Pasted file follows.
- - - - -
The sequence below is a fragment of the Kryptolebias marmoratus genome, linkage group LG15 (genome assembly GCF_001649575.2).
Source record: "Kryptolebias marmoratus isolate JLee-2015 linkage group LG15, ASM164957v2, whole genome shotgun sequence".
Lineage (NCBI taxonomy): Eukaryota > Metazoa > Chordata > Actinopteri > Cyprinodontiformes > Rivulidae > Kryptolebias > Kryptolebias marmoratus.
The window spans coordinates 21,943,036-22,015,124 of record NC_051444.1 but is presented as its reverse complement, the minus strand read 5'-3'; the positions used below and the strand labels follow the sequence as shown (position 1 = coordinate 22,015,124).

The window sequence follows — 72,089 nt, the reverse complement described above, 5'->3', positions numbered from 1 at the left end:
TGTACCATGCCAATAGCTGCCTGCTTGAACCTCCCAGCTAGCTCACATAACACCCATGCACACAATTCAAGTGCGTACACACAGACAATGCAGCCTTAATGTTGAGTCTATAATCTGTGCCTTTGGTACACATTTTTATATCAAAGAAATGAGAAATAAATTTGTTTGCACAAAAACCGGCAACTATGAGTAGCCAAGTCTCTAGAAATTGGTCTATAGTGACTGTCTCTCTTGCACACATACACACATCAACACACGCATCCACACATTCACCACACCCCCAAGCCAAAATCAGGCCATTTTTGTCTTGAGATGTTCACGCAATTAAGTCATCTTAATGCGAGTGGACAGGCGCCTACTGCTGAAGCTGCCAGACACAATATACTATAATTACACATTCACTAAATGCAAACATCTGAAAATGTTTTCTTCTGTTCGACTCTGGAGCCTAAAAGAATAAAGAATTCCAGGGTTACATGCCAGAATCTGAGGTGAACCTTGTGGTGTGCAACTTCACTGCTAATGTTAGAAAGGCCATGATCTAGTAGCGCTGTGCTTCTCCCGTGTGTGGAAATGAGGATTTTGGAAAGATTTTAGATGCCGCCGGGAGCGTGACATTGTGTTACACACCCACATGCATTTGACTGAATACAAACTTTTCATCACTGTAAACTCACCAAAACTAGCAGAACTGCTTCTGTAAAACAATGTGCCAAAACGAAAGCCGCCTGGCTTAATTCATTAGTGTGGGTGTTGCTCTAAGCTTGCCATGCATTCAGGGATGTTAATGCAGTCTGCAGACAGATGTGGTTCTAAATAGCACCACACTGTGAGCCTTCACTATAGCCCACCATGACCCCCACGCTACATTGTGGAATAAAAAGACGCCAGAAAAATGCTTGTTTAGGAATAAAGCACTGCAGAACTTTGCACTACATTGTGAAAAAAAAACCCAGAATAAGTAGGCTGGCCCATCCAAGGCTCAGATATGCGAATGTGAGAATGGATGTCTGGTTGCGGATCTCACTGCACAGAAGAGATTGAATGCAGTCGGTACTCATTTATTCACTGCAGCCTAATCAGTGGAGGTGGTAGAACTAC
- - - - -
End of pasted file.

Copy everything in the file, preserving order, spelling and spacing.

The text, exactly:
The sequence below is a fragment of the Kryptolebias marmoratus genome, linkage group LG15 (genome assembly GCF_001649575.2).
Source record: "Kryptolebias marmoratus isolate JLee-2015 linkage group LG15, ASM164957v2, whole genome shotgun sequence".
Lineage (NCBI taxonomy): Eukaryota > Metazoa > Chordata > Actinopteri > Cyprinodontiformes > Rivulidae > Kryptolebias > Kryptolebias marmoratus.
The window spans coordinates 21,943,036-22,015,124 of record NC_051444.1 but is presented as its reverse complement, the minus strand read 5'-3'; the positions used below and the strand labels follow the sequence as shown (position 1 = coordinate 22,015,124).

The window sequence follows — 72,089 nt, the reverse complement described above, 5'->3', positions numbered from 1 at the left end:
TGTACCATGCCAATAGCTGCCTGCTTGAACCTCCCAGCTAGCTCACATAACACCCATGCACACAATTCAAGTGCGTACACACAGACAATGCAGCCTTAATGTTGAGTCTATAATCTGTGCCTTTGGTACACATTTTTATATCAAAGAAATGAGAAATAAATTTGTTTGCACAAAAACCGGCAACTATGAGTAGCCAAGTCTCTAGAAATTGGTCTATAGTGACTGTCTCTCTTGCACACATACACACATCAACACACGCATCCACACATTCACCACACCCCCAAGCCAAAATCAGGCCATTTTTGTCTTGAGATGTTCACGCAATTAAGTCATCTTAATGCGAGTGGACAGGCGCCTACTGCTGAAGCTGCCAGACACAATATACTATAATTACACATTCACTAAATGCAAACATCTGAAAATGTTTTCTTCTGTTCGACTCTGGAGCCTAAAAGAATAAAGAATTCCAGGGTTACATGCCAGAATCTGAGGTGAACCTTGTGGTGTGCAACTTCACTGCTAATGTTAGAAAGGCCATGATCTAGTAGCGCTGTGCTTCTCCCGTGTGTGGAAATGAGGATTTTGGAAAGATTTTAGATGCCGCCGGGAGCGTGACATTGTGTTACACACCCACATGCATTTGACTGAATACAAACTTTTCATCACTGTAAACTCACCAAAACTAGCAGAACTGCTTCTGTAAAACAATGTGCCAAAACGAAAGCCGCCTGGCTTAATTCATTAGTGTGGGTGTTGCTCTAAGCTTGCCATGCATTCAGGGATGTTAATGCAGTCTGCAGACAGATGTGGTTCTAAATAGCACCACACTGTGAGCCTTCACTATAGCCCACCATGACCCCCACGCTACATTGTGGAATAAAAAGACGCCAGAAAAATGCTTGTTTAGGAATAAAGCACTGCAGAACTTTGCACTACATTGTGAAAAAAAAACCCAGAATAAGTAGGCTGGCCCATCCAAGGCTCAGATATGCGAATGTGAGAATGGATGTCTGGTTGCGGATCTCACTGCACAGAAGAGATTGAATGCAGTCGGTACTCATTTATTCACTGCAGCCTAATCAGTGGAGGTGGTAGAACTAC